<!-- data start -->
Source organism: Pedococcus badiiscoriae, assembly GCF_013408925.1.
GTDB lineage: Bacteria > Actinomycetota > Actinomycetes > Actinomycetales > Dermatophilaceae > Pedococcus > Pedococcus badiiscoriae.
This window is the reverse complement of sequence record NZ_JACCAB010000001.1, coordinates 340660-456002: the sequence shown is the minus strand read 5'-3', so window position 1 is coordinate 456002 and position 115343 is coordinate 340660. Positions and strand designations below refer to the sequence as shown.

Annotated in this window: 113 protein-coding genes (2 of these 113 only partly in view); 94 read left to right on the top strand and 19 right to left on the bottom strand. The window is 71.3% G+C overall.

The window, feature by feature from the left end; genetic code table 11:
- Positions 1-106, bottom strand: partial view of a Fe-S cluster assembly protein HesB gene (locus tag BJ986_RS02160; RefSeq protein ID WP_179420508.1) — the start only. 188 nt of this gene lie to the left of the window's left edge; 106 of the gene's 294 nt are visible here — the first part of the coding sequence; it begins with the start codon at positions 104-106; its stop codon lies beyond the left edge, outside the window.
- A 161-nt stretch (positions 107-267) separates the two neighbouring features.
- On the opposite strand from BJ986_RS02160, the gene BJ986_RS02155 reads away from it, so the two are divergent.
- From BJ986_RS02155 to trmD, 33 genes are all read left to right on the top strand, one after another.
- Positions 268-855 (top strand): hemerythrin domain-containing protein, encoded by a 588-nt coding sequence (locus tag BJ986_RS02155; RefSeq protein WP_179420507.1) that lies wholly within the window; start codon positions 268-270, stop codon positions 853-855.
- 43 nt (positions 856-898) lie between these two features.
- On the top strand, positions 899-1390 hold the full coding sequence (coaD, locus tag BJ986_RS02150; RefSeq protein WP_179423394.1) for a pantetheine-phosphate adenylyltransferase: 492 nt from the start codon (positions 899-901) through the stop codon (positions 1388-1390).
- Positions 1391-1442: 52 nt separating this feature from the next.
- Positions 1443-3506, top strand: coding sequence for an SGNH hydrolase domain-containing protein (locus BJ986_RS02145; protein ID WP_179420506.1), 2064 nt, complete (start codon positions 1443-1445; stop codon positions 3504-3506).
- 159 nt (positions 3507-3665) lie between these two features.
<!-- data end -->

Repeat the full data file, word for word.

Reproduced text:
Source organism: Pedococcus badiiscoriae, assembly GCF_013408925.1.
GTDB lineage: Bacteria > Actinomycetota > Actinomycetes > Actinomycetales > Dermatophilaceae > Pedococcus > Pedococcus badiiscoriae.
This window is the reverse complement of sequence record NZ_JACCAB010000001.1, coordinates 340660-456002: the sequence shown is the minus strand read 5'-3', so window position 1 is coordinate 456002 and position 115343 is coordinate 340660. Positions and strand designations below refer to the sequence as shown.

Annotated in this window: 113 protein-coding genes (2 of these 113 only partly in view); 94 read left to right on the top strand and 19 right to left on the bottom strand. The window is 71.3% G+C overall.

The window, feature by feature from the left end; genetic code table 11:
- Positions 1-106, bottom strand: partial view of a Fe-S cluster assembly protein HesB gene (locus tag BJ986_RS02160; RefSeq protein ID WP_179420508.1) — the start only. 188 nt of this gene lie to the left of the window's left edge; 106 of the gene's 294 nt are visible here — the first part of the coding sequence; it begins with the start codon at positions 104-106; its stop codon lies beyond the left edge, outside the window.
- A 161-nt stretch (positions 107-267) separates the two neighbouring features.
- On the opposite strand from BJ986_RS02160, the gene BJ986_RS02155 reads away from it, so the two are divergent.
- From BJ986_RS02155 to trmD, 33 genes are all read left to right on the top strand, one after another.
- Positions 268-855 (top strand): hemerythrin domain-containing protein, encoded by a 588-nt coding sequence (locus tag BJ986_RS02155; RefSeq protein WP_179420507.1) that lies wholly within the window; start codon positions 268-270, stop codon positions 853-855.
- 43 nt (positions 856-898) lie between these two features.
- On the top strand, positions 899-1390 hold the full coding sequence (coaD, locus tag BJ986_RS02150; RefSeq protein WP_179423394.1) for a pantetheine-phosphate adenylyltransferase: 492 nt from the start codon (positions 899-901) through the stop codon (positions 1388-1390).
- Positions 1391-1442: 52 nt separating this feature from the next.
- Positions 1443-3506, top strand: coding sequence for an SGNH hydrolase domain-containing protein (locus BJ986_RS02145; protein ID WP_179420506.1), 2064 nt, complete (start codon positions 1443-1445; stop codon positions 3504-3506).
- 159 nt (positions 3507-3665) lie between these two features.